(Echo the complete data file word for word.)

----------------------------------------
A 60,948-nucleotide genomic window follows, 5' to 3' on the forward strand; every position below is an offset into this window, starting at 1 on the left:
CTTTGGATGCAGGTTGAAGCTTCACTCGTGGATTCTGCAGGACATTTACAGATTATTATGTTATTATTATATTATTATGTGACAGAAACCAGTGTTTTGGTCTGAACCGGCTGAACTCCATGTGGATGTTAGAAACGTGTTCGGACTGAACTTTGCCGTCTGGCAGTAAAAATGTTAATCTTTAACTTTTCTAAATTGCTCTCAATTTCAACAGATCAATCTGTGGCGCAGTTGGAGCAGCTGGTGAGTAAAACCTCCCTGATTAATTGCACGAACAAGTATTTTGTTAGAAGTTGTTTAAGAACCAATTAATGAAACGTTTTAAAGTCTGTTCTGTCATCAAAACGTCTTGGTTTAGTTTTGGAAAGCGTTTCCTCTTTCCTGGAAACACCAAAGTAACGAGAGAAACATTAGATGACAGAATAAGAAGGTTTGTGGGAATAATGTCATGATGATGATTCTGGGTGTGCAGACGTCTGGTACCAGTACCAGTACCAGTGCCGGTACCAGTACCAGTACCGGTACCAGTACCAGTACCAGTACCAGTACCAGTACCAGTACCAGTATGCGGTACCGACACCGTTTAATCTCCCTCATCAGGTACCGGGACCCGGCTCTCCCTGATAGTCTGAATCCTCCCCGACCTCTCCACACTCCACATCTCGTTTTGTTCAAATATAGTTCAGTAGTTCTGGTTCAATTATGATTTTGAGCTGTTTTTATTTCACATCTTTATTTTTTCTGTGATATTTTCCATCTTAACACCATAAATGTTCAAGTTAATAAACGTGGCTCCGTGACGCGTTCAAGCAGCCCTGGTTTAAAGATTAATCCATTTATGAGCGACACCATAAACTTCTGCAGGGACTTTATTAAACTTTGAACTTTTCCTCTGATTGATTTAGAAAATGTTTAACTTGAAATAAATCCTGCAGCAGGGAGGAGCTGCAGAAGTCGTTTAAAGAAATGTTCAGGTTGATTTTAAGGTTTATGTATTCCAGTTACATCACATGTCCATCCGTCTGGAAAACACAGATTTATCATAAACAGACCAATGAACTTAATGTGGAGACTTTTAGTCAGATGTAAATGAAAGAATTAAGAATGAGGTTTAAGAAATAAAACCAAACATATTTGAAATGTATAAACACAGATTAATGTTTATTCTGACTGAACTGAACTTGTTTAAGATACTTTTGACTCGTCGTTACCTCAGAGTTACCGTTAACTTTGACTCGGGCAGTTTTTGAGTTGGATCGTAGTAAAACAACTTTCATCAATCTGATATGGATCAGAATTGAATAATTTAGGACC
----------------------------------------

A 60,948-nucleotide genomic window follows, 5' to 3' on the forward strand; every position below is an offset into this window, starting at 1 on the left:
CTTTGGATGCAGGTTGAAGCTTCACTCGTGGATTCTGCAGGACATTTACAGATTATTATGTTATTATTATATTATTATGTGACAGAAACCAGTGTTTTGGTCTGAACCGGCTGAACTCCATGTGGATGTTAGAAACGTGTTCGGACTGAACTTTGCCGTCTGGCAGTAAAAATGTTAATCTTTAACTTTTCTAAATTGCTCTCAATTTCAACAGATCAATCTGTGGCGCAGTTGGAGCAGCTGGTGAGTAAAACCTCCCTGATTAATTGCACGAACAAGTATTTTGTTAGAAGTTGTTTAAGAACCAATTAATGAAACGTTTTAAAGTCTGTTCTGTCATCAAAACGTCTTGGTTTAGTTTTGGAAAGCGTTTCCTCTTTCCTGGAAACACCAAAGTAACGAGAGAAACATTAGATGACAGAATAAGAAGGTTTGTGGGAATAATGTCATGATGATGATTCTGGGTGTGCAGACGTCTGGTACCAGTACCAGTACCAGTGCCGGTACCAGTACCAGTACCGGTACCAGTACCAGTACCAGTACCAGTACCAGTACCAGTACCAGTATGCGGTACCGACACCGTTTAATCTCCCTCATCAGGTACCGGGACCCGGCTCTCCCTGATAGTCTGAATCCTCCCCGACCTCTCCACACTCCACATCTCGTTTTGTTCAAATATAGTTCAGTAGTTCTGGTTCAATTATGATTTTGAGCTGTTTTTATTTCACATCTTTATTTTTTCTGTGATATTTTCCATCTTAACACCATAAATGTTCAAGTTAATAAACGTGGCTCCGTGACGCGTTCAAGCAGCCCTGGTTTAAAGATTAATCCATTTATGAGCGACACCATAAACTTCTGCAGGGACTTTATTAAACTTTGAACTTTTCCTCTGATTGATTTAGAAAATGTTTAACTTGAAATAAATCCTGCAGCAGGGAGGAGCTGCAGAAGTCGTTTAAAGAAATGTTCAGGTTGATTTTAAGGTTTATGTATTCCAGTTACATCACATGTCCATCCGTCTGGAAAACACAGATTTATCATAAACAGACCAATGAACTTAATGTGGAGACTTTTAGTCAGATGTAAATGAAAGAATTAAGAATGAGGTTTAAGAAATAAAACCAAACATATTTGAAATGTATAAACACAGATTAATGTTTATTCTGACTGAACTGAACTTGTTTAAGATACTTTTGACTCGTCGTTACCTCAGAGTTACCGTTAACTTTGACTCGGGCAGTTTTTGAGTTGGATCGTAGTAAAACAACTTTCATCAATCTGATATGGATCAGAATTGAATAATTTAGGACC